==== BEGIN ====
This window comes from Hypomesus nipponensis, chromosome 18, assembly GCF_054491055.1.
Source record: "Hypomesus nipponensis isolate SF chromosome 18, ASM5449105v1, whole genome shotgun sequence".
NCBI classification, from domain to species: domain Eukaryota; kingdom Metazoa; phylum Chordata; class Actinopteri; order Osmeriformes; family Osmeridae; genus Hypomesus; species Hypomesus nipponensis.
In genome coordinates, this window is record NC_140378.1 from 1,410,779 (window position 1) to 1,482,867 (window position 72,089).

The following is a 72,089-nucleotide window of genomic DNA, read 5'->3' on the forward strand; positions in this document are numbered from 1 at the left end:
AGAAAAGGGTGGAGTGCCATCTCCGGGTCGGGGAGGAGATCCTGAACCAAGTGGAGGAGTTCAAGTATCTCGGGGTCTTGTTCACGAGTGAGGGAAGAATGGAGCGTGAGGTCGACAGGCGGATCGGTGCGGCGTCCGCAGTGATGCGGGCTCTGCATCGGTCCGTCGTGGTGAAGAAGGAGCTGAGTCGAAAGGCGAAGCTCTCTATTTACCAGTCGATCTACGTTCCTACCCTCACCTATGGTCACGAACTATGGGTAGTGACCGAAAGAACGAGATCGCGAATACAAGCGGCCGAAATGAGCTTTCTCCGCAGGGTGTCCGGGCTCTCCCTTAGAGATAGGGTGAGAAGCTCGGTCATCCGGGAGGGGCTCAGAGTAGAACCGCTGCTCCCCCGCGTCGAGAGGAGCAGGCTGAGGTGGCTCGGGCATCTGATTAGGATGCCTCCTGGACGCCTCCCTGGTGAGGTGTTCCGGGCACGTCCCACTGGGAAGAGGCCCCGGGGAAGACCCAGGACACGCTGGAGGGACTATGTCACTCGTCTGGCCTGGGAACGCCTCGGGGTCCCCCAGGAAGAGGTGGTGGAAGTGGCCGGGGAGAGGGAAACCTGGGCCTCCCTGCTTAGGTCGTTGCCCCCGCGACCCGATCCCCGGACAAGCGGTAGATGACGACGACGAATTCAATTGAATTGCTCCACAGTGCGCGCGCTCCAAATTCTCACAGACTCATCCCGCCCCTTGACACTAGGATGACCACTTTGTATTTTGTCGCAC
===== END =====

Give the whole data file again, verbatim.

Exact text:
This window comes from Hypomesus nipponensis, chromosome 18, assembly GCF_054491055.1.
Source record: "Hypomesus nipponensis isolate SF chromosome 18, ASM5449105v1, whole genome shotgun sequence".
NCBI classification, from domain to species: domain Eukaryota; kingdom Metazoa; phylum Chordata; class Actinopteri; order Osmeriformes; family Osmeridae; genus Hypomesus; species Hypomesus nipponensis.
In genome coordinates, this window is record NC_140378.1 from 1,410,779 (window position 1) to 1,482,867 (window position 72,089).

The following is a 72,089-nucleotide window of genomic DNA, read 5'->3' on the forward strand; positions in this document are numbered from 1 at the left end:
AGAAAAGGGTGGAGTGCCATCTCCGGGTCGGGGAGGAGATCCTGAACCAAGTGGAGGAGTTCAAGTATCTCGGGGTCTTGTTCACGAGTGAGGGAAGAATGGAGCGTGAGGTCGACAGGCGGATCGGTGCGGCGTCCGCAGTGATGCGGGCTCTGCATCGGTCCGTCGTGGTGAAGAAGGAGCTGAGTCGAAAGGCGAAGCTCTCTATTTACCAGTCGATCTACGTTCCTACCCTCACCTATGGTCACGAACTATGGGTAGTGACCGAAAGAACGAGATCGCGAATACAAGCGGCCGAAATGAGCTTTCTCCGCAGGGTGTCCGGGCTCTCCCTTAGAGATAGGGTGAGAAGCTCGGTCATCCGGGAGGGGCTCAGAGTAGAACCGCTGCTCCCCCGCGTCGAGAGGAGCAGGCTGAGGTGGCTCGGGCATCTGATTAGGATGCCTCCTGGACGCCTCCCTGGTGAGGTGTTCCGGGCACGTCCCACTGGGAAGAGGCCCCGGGGAAGACCCAGGACACGCTGGAGGGACTATGTCACTCGTCTGGCCTGGGAACGCCTCGGGGTCCCCCAGGAAGAGGTGGTGGAAGTGGCCGGGGAGAGGGAAACCTGGGCCTCCCTGCTTAGGTCGTTGCCCCCGCGACCCGATCCCCGGACAAGCGGTAGATGACGACGACGAATTCAATTGAATTGCTCCACAGTGCGCGCGCTCCAAATTCTCACAGACTCATCCCGCCCCTTGACACTAGGATGACCACTTTGTATTTTGTCGCAC